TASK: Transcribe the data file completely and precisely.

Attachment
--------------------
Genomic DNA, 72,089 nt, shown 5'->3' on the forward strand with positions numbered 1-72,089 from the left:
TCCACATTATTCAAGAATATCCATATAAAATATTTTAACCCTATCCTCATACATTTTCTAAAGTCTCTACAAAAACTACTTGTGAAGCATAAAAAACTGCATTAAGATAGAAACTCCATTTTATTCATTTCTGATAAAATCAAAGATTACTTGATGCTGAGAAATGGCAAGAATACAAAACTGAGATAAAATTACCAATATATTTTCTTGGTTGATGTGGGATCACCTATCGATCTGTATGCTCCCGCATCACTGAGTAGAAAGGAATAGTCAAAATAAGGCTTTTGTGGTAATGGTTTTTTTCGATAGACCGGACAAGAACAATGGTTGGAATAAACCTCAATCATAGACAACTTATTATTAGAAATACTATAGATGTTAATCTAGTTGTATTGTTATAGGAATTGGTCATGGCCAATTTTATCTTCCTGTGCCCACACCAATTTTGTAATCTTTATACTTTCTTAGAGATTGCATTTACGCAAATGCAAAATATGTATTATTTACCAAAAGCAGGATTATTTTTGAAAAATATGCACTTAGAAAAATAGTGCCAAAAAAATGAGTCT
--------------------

Genomic DNA, 72,089 nt, shown 5'->3' on the forward strand with positions numbered 1-72,089 from the left:
TCCACATTATTCAAGAATATCCATATAAAATATTTTAACCCTATCCTCATACATTTTCTAAAGTCTCTACAAAAACTACTTGTGAAGCATAAAAAACTGCATTAAGATAGAAACTCCATTTTATTCATTTCTGATAAAATCAAAGATTACTTGATGCTGAGAAATGGCAAGAATACAAAACTGAGATAAAATTACCAATATATTTTCTTGGTTGATGTGGGATCACCTATCGATCTGTATGCTCCCGCATCACTGAGTAGAAAGGAATAGTCAAAATAAGGCTTTTGTGGTAATGGTTTTTTTCGATAGACCGGACAAGAACAATGGTTGGAATAAACCTCAATCATAGACAACTTATTATTAGAAATACTATAGATGTTAATCTAGTTGTATTGTTATAGGAATTGGTCATGGCCAATTTTATCTTCCTGTGCCCACACCAATTTTGTAATCTTTATACTTTCTTAGAGATTGCATTTACGCAAATGCAAAATATGTATTATTTACCAAAAGCAGGATTATTTTTGAAAAATATGCACTTAGAAAAATAGTGCCAAAAAAATGAGTCT